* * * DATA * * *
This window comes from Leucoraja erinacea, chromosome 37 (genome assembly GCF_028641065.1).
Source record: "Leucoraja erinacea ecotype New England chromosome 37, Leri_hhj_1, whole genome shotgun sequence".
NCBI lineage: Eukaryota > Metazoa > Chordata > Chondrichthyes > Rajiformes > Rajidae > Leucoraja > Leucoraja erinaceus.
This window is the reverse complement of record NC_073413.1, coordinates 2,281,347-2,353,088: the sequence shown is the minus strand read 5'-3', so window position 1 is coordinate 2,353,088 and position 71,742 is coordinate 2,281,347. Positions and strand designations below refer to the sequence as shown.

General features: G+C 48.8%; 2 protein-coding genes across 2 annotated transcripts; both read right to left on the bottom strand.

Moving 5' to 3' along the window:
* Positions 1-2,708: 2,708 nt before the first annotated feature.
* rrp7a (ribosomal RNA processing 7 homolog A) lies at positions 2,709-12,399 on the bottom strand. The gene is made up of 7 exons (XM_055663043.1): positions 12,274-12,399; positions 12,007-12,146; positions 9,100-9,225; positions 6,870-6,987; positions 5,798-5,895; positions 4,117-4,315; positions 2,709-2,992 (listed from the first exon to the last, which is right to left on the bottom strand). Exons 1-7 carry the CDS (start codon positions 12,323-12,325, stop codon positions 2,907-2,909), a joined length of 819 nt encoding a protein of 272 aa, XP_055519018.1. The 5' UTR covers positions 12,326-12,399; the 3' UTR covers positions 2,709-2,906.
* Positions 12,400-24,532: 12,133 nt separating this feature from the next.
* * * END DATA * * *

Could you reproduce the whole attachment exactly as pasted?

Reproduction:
This window comes from Leucoraja erinacea, chromosome 37 (genome assembly GCF_028641065.1).
Source record: "Leucoraja erinacea ecotype New England chromosome 37, Leri_hhj_1, whole genome shotgun sequence".
NCBI lineage: Eukaryota > Metazoa > Chordata > Chondrichthyes > Rajiformes > Rajidae > Leucoraja > Leucoraja erinaceus.
This window is the reverse complement of record NC_073413.1, coordinates 2,281,347-2,353,088: the sequence shown is the minus strand read 5'-3', so window position 1 is coordinate 2,353,088 and position 71,742 is coordinate 2,281,347. Positions and strand designations below refer to the sequence as shown.

General features: G+C 48.8%; 2 protein-coding genes across 2 annotated transcripts; both read right to left on the bottom strand.

Moving 5' to 3' along the window:
* Positions 1-2,708: 2,708 nt before the first annotated feature.
* rrp7a (ribosomal RNA processing 7 homolog A) lies at positions 2,709-12,399 on the bottom strand. The gene is made up of 7 exons (XM_055663043.1): positions 12,274-12,399; positions 12,007-12,146; positions 9,100-9,225; positions 6,870-6,987; positions 5,798-5,895; positions 4,117-4,315; positions 2,709-2,992 (listed from the first exon to the last, which is right to left on the bottom strand). Exons 1-7 carry the CDS (start codon positions 12,323-12,325, stop codon positions 2,907-2,909), a joined length of 819 nt encoding a protein of 272 aa, XP_055519018.1. The 5' UTR covers positions 12,326-12,399; the 3' UTR covers positions 2,709-2,906.
* Positions 12,400-24,532: 12,133 nt separating this feature from the next.